Finance Minister Pranab Mukherjee may not cut direct tax rates because of revenue implications, but is likely to retain the stimulus in the forthcoming Budget as the economy is still not out of woods, industry leaders said after their customary pre-Budget meeting on Tuesday.
The Finance Minister was worried about high food prices and sought industry help to reduce them, industry captains said after their meeting with Mukherjee in New Delhi.
"The Finance Minister was worried about food inflation touching 18.32%. He asked for industry help. But he may not reduce taxes (rates) since fiscal deficit is also high," Venugopal Dhoot, former Assocham President, told reporters after the meeting, which lasted over three hours.
"... It appears that the Finance Minister at least agreed for continuing the stimulus (in 2011-12 Budget)," he added.
When specifically asked what was the demand of industry regarding corporate tax rate, he said, "everybody asked for reducing it. But, I don't think the Finance Minister is in a mood to reduce it," he added.
To help the lower strata of society combat high food inflation, industry also asked the Finance Minister to increase income tax exemption limit from Rs 1.6 lakh to Rs 2 lakh, if he is not able to reduce the income tax rates.
"The government should continue with the stimulus measures as the global economy is not out of the woods," Ficci President Rajan Mittal said.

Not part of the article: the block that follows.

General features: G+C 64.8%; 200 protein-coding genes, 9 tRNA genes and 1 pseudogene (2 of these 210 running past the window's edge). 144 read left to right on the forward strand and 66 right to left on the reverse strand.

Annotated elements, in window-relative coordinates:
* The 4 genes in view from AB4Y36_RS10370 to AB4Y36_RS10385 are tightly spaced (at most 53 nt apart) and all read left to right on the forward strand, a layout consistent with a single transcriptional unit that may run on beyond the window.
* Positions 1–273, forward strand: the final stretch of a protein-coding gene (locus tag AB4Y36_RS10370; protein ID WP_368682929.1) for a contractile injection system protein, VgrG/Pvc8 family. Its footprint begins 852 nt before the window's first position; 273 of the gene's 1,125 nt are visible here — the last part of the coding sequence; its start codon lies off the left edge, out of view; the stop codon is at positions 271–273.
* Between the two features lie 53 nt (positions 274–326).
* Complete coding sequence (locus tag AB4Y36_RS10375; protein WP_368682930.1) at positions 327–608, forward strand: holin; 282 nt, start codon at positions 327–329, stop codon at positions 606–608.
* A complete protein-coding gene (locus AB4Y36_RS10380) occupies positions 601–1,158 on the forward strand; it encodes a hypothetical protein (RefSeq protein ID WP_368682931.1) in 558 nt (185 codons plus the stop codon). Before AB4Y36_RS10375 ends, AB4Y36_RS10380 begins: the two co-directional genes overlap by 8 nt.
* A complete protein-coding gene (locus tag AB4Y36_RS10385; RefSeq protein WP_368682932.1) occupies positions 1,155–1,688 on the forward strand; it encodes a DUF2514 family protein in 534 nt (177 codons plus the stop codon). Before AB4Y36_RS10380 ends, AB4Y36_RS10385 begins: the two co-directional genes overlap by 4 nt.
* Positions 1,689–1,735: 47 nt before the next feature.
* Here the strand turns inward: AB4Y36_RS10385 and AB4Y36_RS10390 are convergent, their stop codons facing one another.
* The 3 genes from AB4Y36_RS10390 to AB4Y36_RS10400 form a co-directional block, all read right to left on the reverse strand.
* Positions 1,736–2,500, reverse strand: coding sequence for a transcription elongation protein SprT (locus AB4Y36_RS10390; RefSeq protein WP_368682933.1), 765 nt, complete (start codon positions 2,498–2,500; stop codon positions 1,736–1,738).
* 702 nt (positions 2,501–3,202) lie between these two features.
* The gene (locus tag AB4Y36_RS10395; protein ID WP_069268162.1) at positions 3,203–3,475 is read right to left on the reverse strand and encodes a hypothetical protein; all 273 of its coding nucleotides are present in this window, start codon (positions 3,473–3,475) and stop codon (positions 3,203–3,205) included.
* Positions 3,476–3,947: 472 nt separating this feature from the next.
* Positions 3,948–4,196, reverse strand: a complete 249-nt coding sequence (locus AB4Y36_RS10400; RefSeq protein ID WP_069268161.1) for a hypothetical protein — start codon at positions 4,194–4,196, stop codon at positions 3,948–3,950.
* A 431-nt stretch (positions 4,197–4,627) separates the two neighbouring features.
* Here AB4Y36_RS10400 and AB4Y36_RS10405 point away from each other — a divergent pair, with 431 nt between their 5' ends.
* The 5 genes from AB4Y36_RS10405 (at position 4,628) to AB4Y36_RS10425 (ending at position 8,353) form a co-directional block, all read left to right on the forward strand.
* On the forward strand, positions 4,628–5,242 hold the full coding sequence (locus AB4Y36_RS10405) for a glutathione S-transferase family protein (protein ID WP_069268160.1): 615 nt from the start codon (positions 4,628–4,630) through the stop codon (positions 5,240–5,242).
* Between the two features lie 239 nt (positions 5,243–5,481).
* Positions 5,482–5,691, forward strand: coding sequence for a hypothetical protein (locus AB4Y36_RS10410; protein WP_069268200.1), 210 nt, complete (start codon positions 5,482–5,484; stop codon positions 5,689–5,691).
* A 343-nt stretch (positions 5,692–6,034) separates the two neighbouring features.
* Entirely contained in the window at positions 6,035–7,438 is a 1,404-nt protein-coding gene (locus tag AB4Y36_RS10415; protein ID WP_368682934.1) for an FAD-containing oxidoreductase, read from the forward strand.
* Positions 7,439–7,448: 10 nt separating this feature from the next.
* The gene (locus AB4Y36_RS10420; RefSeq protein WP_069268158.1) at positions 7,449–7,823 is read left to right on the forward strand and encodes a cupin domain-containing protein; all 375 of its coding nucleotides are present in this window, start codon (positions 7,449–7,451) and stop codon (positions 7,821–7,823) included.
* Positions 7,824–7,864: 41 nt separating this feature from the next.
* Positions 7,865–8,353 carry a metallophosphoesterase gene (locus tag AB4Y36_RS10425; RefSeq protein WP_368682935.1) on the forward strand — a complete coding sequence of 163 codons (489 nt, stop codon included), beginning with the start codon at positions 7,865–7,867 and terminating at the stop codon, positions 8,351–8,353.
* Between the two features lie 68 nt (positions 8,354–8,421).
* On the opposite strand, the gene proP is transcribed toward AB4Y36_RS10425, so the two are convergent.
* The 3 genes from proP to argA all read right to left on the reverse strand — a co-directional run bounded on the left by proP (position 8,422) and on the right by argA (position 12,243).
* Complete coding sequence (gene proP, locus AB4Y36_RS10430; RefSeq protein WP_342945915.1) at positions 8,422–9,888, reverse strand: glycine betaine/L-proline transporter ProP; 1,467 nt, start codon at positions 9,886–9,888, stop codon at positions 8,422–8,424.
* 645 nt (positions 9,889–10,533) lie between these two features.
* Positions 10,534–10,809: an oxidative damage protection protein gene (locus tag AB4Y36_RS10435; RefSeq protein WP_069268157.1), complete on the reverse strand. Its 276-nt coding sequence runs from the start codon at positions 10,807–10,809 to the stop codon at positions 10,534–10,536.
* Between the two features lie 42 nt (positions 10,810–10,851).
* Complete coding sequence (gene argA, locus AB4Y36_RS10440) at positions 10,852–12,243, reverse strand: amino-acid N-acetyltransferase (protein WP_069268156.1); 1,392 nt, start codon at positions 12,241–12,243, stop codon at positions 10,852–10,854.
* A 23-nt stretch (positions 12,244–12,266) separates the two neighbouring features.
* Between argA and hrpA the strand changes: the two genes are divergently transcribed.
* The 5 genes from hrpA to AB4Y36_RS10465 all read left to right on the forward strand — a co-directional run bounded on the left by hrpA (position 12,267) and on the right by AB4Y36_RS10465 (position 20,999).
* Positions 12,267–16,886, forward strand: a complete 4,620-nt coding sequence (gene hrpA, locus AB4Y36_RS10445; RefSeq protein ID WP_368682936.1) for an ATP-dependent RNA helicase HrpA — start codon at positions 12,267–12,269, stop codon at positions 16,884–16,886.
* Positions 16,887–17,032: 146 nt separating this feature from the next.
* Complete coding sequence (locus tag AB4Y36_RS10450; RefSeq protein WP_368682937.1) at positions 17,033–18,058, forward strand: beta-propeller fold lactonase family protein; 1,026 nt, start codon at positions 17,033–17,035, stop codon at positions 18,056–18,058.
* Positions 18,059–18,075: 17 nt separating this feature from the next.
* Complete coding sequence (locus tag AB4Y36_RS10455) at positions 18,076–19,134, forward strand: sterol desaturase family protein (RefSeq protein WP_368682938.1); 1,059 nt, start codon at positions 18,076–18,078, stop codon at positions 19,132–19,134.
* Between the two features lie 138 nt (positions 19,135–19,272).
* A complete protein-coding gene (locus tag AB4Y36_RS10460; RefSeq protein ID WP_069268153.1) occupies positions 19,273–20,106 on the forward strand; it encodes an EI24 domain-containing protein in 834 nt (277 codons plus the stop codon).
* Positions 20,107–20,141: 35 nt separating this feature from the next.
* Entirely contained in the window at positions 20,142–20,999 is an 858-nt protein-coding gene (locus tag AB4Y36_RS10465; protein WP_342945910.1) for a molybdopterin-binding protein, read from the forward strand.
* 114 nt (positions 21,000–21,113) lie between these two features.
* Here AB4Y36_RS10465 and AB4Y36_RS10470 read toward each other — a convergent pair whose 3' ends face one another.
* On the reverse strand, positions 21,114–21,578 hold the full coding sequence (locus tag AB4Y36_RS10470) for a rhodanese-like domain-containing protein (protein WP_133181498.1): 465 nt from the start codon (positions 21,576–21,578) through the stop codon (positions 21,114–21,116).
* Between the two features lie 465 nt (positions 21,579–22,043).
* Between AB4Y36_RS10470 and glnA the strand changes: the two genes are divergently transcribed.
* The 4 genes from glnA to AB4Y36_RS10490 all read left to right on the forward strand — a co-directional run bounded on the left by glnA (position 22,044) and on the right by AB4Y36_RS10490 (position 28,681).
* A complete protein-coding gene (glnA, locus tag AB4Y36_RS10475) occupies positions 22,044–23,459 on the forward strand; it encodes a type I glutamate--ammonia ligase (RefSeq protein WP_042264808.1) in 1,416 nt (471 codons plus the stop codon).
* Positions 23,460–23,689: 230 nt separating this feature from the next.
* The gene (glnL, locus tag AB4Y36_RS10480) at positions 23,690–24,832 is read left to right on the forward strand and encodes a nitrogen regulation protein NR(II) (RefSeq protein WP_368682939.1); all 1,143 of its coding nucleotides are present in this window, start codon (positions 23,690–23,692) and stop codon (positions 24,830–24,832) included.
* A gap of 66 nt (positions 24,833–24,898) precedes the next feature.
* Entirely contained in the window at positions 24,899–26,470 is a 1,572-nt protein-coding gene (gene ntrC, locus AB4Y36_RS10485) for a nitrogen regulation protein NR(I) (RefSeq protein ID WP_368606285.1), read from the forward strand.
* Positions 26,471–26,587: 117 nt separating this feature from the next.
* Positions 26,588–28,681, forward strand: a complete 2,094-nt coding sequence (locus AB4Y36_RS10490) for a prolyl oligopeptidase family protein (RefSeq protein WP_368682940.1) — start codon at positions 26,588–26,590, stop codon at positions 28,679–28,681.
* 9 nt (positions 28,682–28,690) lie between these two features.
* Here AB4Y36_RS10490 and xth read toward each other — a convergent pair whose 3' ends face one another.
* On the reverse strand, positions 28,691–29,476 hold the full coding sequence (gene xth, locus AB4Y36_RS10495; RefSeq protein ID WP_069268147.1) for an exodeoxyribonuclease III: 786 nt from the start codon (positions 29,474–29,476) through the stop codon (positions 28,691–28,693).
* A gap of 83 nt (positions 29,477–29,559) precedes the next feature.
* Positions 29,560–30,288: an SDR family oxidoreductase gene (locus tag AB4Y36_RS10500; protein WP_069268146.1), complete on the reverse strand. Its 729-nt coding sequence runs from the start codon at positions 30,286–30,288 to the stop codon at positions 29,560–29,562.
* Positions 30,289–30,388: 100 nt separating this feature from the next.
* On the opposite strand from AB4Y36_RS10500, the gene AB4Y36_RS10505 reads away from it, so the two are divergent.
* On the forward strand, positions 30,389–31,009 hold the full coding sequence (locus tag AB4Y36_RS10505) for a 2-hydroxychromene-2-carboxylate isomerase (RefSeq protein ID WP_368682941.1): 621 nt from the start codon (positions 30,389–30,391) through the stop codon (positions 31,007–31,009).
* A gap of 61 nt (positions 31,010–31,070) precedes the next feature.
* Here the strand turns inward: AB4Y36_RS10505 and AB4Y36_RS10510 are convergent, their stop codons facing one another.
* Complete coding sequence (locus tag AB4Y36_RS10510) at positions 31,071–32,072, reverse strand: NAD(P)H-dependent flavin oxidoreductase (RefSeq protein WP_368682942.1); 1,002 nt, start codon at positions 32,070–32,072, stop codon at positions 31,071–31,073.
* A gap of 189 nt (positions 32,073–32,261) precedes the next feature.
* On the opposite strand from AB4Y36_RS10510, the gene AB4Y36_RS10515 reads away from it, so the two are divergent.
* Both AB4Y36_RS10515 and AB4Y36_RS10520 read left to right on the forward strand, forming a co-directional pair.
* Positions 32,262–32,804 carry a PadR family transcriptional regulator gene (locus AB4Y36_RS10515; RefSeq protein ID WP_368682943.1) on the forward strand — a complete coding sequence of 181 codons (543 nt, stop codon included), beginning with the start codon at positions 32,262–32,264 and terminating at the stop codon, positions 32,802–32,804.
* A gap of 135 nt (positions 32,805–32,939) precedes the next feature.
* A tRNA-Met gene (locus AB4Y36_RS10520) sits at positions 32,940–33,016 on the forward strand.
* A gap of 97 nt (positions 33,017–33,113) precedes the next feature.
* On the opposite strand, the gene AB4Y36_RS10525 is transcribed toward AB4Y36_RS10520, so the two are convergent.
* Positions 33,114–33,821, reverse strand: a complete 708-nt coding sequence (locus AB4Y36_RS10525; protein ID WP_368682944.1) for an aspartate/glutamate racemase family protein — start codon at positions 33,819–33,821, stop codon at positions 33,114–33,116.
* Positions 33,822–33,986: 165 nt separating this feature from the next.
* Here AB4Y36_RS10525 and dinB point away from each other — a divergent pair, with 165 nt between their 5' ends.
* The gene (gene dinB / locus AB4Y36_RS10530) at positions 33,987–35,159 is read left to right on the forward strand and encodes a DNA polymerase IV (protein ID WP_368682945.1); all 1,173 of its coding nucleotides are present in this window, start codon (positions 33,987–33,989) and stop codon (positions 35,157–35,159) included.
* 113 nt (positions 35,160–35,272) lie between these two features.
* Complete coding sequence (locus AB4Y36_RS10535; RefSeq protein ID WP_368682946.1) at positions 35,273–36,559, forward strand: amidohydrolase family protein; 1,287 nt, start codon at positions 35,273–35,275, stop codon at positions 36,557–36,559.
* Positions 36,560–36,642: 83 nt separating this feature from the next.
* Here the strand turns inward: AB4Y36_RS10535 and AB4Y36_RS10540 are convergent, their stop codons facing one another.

Mittal said that the industry has asked the minister to reduce corporate tax rate from 30 % to 25 %, abolish surcharge, education cess and retain peak customs duty at 10 % and reduction of CST rate to 1 %.
In order to help the industry in the aftermath of the global economic crisis, the government and the RBI provided a stimulus to the economy to tide over the turbulence. The government reduced tax rates and raised public expenditure, while the RBI released more funds into the system.
In view of the economic recovery, Mukherjee had started the process of withdrawal of stimulus by raising tax rates in the 2010-11 Budget.
With the economy recording a growth rate of 8.9 % in the first half of the current fiscal, Mukherjee is expected to further withdraw the stimulus with a view to reduce the fiscal deficit, which is expected to be about 5.5 % of the GDP in 2010-11.
The economy was expanding by over 9 % per annum before the global crisis pulled down the growth rate to 6.7 % in 2008-09. On the back of the stimulus measures announced by the government, the growth rate picked up to 7.4% in 2009-10 and the economy is projected to chart 9% expansion this fiscal.